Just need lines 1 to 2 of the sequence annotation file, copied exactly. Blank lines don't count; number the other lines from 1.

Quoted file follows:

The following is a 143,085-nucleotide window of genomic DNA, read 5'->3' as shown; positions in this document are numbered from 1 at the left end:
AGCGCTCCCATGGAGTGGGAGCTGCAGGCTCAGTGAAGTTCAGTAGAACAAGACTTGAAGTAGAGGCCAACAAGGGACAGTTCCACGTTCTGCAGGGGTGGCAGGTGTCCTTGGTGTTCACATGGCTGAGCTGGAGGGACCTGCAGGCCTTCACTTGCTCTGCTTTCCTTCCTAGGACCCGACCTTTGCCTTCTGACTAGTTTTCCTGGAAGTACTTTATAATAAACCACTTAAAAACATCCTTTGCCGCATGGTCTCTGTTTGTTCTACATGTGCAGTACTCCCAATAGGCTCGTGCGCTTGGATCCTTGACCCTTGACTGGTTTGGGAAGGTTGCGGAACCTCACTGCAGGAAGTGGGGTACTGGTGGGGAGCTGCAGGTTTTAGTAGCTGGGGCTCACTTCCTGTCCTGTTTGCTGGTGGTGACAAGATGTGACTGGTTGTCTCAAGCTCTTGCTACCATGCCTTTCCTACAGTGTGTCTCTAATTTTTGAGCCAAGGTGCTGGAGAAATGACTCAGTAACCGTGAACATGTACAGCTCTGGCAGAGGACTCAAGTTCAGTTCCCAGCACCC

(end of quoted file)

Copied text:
The following is a 143,085-nucleotide window of genomic DNA, read 5'->3' as shown; positions in this document are numbered from 1 at the left end:
AGCGCTCCCATGGAGTGGGAGCTGCAGGCTCAGTGAAGTTCAGTAGAACAAGACTTGAAGTAGAGGCCAACAAGGGACAGTTCCACGTTCTGCAGGGGTGGCAGGTGTCCTTGGTGTTCACATGGCTGAGCTGGAGGGACCTGCAGGCCTTCACTTGCTCTGCTTTCCTTCCTAGGACCCGACCTTTGCCTTCTGACTAGTTTTCCTGGAAGTACTTTATAATAAACCACTTAAAAACATCCTTTGCCGCATGGTCTCTGTTTGTTCTACATGTGCAGTACTCCCAATAGGCTCGTGCGCTTGGATCCTTGACCCTTGACTGGTTTGGGAAGGTTGCGGAACCTCACTGCAGGAAGTGGGGTACTGGTGGGGAGCTGCAGGTTTTAGTAGCTGGGGCTCACTTCCTGTCCTGTTTGCTGGTGGTGACAAGATGTGACTGGTTGTCTCAAGCTCTTGCTACCATGCCTTTCCTACAGTGTGTCTCTAATTTTTGAGCCAAGGTGCTGGAGAAATGACTCAGTAACCGTGAACATGTACAGCTCTGGCAGAGGACTCAAGTTCAGTTCCCAGCACCC